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Article from the CCFC regarding vitamin D

Not sure how it was administered....I found out that...

Consequences of Vitamin D Toxicity
Adults and children over the age of 9 can take as much as 4,000 IU of vitamin D per day before they reach the tolerable upper intake level, according to Office of Dietary Supplements. Amounts greater than this may cause toxicity, and you may experience symptoms such as nausea, vomiting, constipation or weight loss. Taking too much vitamin D over a longer period of time may lead to an excess of calcium in your blood, which can make you disoriented, affect your heart rhythm and even lead to the development of kidney stones.

But also found this....

Risk Factors for Vitamin D Deficiency
Chronic liver disease isn't the only risk factor for vitamin D deficiency. If you don't eat fortified foods or get outside into the sunshine very often, you may not be getting enough vitamin D. People with conditions such as Crohn's disease that make it hard for them to absorb nutrients may be ingesting enough vitamin D, but they often can't utilize it efficiently. Obesity, dark skin and chronic kidney failure are other risk factors. Older adults should get at least 800 IU of vitamin D daily. They need this extra amount, because they can't absorb calcium efficiently, making it more likely that they will end up with osteoporosis.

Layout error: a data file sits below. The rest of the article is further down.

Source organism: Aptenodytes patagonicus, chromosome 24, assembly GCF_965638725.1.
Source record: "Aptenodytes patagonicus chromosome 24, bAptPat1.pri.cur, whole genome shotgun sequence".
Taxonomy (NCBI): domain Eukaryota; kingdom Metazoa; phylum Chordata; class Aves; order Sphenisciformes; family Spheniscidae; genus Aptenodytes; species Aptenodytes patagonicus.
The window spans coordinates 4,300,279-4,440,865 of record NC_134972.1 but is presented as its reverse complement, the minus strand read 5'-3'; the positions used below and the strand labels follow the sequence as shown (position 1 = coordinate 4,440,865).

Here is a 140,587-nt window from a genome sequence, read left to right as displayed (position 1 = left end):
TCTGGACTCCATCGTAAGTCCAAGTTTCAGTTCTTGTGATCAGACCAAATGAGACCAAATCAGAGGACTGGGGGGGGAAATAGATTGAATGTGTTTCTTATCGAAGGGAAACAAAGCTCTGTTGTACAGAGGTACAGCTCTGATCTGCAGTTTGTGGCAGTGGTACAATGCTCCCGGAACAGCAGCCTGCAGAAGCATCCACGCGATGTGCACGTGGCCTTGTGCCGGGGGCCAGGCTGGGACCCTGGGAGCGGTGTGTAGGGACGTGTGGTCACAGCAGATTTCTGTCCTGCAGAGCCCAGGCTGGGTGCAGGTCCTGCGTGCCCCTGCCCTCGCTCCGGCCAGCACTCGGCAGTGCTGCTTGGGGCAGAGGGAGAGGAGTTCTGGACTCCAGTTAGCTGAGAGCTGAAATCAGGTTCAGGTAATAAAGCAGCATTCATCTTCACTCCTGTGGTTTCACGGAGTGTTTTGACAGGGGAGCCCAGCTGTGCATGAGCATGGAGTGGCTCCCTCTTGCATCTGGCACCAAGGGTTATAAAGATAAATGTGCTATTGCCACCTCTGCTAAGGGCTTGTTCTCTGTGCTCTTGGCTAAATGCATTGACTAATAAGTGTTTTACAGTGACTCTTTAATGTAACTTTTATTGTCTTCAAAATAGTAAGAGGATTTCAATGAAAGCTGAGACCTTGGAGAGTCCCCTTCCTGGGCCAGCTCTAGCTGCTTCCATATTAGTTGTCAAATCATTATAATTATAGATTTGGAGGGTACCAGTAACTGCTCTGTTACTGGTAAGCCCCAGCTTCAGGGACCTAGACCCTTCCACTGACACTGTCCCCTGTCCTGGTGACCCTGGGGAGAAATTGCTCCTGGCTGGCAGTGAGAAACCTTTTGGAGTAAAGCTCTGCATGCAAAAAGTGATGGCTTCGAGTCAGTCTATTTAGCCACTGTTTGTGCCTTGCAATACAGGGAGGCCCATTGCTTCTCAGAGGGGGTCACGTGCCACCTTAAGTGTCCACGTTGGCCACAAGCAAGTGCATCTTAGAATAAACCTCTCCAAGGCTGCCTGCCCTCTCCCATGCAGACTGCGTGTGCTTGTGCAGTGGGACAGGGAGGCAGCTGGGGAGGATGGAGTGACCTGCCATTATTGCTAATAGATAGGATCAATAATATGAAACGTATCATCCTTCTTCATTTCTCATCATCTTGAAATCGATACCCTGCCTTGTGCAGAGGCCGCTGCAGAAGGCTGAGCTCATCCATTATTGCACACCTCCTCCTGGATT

Consequences of Vitamin D Deficiency
Even mild vitamin D deficiency can cause your bones to become brittle or soft; you may also experience muscle pain and weakness. If your vitamin D deficiency progresses over a period of time, the amount of calcium in your blood is affected and you might have numbness or neuromuscular pain, muscle cramps, spasms in your throat muscles or seizures. Talk to your health care provider if you experience any of these symptoms, because you might need a higher dose vitamin D supplement.

Read more: http://www.livestrong.com/article/5...-of-vitamin-d-affect-the-liver/#ixzz222nR8YjT

So it may be a good idea to get your levels checked and discuss the CCFC article about taking 10,000 IU/day with your doc.